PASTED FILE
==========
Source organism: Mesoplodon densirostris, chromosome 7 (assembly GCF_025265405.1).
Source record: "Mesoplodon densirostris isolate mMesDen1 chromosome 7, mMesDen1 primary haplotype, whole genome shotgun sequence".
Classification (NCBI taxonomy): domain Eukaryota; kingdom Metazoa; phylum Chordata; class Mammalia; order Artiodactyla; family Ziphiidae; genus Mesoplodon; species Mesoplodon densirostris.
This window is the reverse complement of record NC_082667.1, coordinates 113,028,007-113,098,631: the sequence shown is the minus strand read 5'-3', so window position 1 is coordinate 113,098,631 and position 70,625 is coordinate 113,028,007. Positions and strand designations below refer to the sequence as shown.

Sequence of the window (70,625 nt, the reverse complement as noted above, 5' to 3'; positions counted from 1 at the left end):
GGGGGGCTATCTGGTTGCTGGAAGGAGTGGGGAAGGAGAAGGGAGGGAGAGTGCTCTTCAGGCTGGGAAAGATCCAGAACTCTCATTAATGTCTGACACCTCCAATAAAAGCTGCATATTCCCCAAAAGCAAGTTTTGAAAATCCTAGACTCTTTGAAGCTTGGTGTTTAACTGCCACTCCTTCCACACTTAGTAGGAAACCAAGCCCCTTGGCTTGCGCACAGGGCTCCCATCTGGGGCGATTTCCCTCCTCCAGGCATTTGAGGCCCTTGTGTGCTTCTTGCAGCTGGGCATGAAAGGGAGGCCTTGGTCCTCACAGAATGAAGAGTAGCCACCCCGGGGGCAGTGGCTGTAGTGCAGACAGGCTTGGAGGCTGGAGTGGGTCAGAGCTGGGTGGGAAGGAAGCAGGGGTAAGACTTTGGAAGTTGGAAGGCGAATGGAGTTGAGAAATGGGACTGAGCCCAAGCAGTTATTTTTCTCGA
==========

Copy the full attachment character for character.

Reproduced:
Source organism: Mesoplodon densirostris, chromosome 7 (assembly GCF_025265405.1).
Source record: "Mesoplodon densirostris isolate mMesDen1 chromosome 7, mMesDen1 primary haplotype, whole genome shotgun sequence".
Classification (NCBI taxonomy): domain Eukaryota; kingdom Metazoa; phylum Chordata; class Mammalia; order Artiodactyla; family Ziphiidae; genus Mesoplodon; species Mesoplodon densirostris.
This window is the reverse complement of record NC_082667.1, coordinates 113,028,007-113,098,631: the sequence shown is the minus strand read 5'-3', so window position 1 is coordinate 113,098,631 and position 70,625 is coordinate 113,028,007. Positions and strand designations below refer to the sequence as shown.

Sequence of the window (70,625 nt, the reverse complement as noted above, 5' to 3'; positions counted from 1 at the left end):
GGGGGGCTATCTGGTTGCTGGAAGGAGTGGGGAAGGAGAAGGGAGGGAGAGTGCTCTTCAGGCTGGGAAAGATCCAGAACTCTCATTAATGTCTGACACCTCCAATAAAAGCTGCATATTCCCCAAAAGCAAGTTTTGAAAATCCTAGACTCTTTGAAGCTTGGTGTTTAACTGCCACTCCTTCCACACTTAGTAGGAAACCAAGCCCCTTGGCTTGCGCACAGGGCTCCCATCTGGGGCGATTTCCCTCCTCCAGGCATTTGAGGCCCTTGTGTGCTTCTTGCAGCTGGGCATGAAAGGGAGGCCTTGGTCCTCACAGAATGAAGAGTAGCCACCCCGGGGGCAGTGGCTGTAGTGCAGACAGGCTTGGAGGCTGGAGTGGGTCAGAGCTGGGTGGGAAGGAAGCAGGGGTAAGACTTTGGAAGTTGGAAGGCGAATGGAGTTGAGAAATGGGACTGAGCCCAAGCAGTTATTTTTCTCGA